The government alleges that the 165-bed acute care hospital fraudulently inflated its charges to Medicare patients to obtain larger reimbursements from the federal health care program. The settlement covers claims submitted by the hospital for short inpatient admissions, usually of one day or less, when the services should have been billed on an outpatient "observation" basis or as emergency room visits.
"Hospitals that participate in the Medicare program must bill for their services accurately and honestly," said Tony West, Assistant Attorney General for the Civil Division of the Department of Justice in the JOD news release. "We will take action to ensure that taxpayers do not pay the costs of health care providers' fraudulent practices."
"Our office will aggressively work with investigative partners to protect healthcare funds from fraud and abuse," said Laura Duffy, U.S. Attorney for the Southern District of California. "Today's settlement demonstrates our commitment to holding health care providers who receive federal funds and knowingly defraud or overcharge federal health care programs accountable."
The allegations arise from a lawsuit that was brought under the qui tam, or whistleblower, provisions of the False Claims Act (FCA), which permit private citizens with knowledge of fraud against the government to bring an action on behalf of the United States and to share in any recovery. The whistleblower in this case, Pietro Ingrande, a former employee of El Centro Regional Medical Center, will receive $375,000 as his share of the recovery.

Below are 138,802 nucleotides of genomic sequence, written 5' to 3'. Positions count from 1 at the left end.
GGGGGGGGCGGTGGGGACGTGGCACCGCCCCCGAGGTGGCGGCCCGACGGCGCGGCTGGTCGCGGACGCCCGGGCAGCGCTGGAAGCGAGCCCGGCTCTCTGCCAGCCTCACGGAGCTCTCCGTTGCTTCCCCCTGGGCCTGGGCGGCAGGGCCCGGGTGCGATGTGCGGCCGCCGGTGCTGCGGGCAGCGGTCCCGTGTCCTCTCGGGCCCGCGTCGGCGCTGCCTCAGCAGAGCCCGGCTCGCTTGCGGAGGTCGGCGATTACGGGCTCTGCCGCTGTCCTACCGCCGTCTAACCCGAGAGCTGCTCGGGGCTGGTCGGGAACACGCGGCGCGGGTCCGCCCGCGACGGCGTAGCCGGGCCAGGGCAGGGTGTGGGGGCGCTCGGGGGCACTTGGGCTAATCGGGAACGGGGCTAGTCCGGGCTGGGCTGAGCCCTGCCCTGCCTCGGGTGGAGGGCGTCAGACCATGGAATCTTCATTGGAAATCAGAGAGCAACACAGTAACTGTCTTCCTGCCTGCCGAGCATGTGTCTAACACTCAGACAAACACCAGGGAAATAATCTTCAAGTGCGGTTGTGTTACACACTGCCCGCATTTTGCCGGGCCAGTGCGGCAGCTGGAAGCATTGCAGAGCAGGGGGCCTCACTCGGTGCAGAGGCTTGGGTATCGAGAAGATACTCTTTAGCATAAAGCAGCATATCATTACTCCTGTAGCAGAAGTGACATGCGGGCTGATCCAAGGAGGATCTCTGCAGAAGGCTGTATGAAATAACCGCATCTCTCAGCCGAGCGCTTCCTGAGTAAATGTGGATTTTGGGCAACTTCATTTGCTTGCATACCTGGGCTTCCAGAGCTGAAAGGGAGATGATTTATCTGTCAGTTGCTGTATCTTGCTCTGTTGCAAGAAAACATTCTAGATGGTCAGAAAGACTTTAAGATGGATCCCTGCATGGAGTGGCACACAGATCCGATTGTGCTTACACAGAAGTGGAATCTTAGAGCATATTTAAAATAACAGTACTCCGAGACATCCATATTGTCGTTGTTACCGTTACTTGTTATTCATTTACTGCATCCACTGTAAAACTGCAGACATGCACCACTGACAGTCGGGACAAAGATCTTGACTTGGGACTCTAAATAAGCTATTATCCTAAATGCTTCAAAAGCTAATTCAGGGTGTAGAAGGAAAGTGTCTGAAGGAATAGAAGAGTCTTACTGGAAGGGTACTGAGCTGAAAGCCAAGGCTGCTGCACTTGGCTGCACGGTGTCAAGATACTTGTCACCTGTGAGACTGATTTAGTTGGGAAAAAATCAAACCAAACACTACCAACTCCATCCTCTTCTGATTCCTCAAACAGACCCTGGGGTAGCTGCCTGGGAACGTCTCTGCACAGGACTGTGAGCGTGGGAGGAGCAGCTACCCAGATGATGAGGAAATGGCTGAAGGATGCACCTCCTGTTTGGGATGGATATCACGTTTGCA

The United States has agreed to dismiss the lawsuit as a result of the settlement announced on Monday. In addition, as a condition of continued participation in federal health care programs, the Office of Inspector General of the U.S. Department of Health and Human Services (OIG-HHS) has required El Centro Regional Medical Center to enter into a Corporate Integrity Agreement. The agreement subjects the hospital to strict policies and procedures to ensure future compliance with applicable statutes and regulations that govern the use of federal health care funds.
"Whistleblowers are critical to ensuring that Medicare dollars are not siphoned off, but find their way to those who most need them," said Glenn R. Ferry, Special Agent in Charge for the Los Angeles Region of the OIG-HHS. "Office of Inspector General special agents and our law enforcement partners have forged a powerful team that will work with private citizens who come forward to protect the Medicare Trust Fund and defend it from fraud and abuse."
"The Medicare system attempts to deliver much needed medical services to many Americans," said San Diego FBI Special Agent in Charge Keith Slotter. "Anyone who purposely defrauds the system, therefore, misappropriating its funds, and takes away resources from those who need Medicare's services will be investigated by the FBI. We are committed to helping preserve the system's integrity by vigorously pursuing those who attempt to steal the funds that help keep our fellow Americans in good health."
The investigation and settlement of this case are the result of the collaborative effort of the Justice Department's Civil Division, the U.S. Attorney's Office for the Southern District of California, OIG-HHS, and the FBI.
This settlement is part of the government's emphasis on combating health care fraud and another step for the HEAT initiative, which was announced by Attorney General Holder and Secretary Sebelius in May 2009.
The partnership between the two departments has focused efforts to reduce and prevent Medicare and Medicaid fraud through enhanced cooperation. One of the most powerful tools in that effort is the FCA, which the Justice Department has used to recover $3.391 billion since January 2009 in cases involving fraud against federal health care programs. The Justice Department's total recoveries in FCA cases since January 2009 are $4.4691billion.
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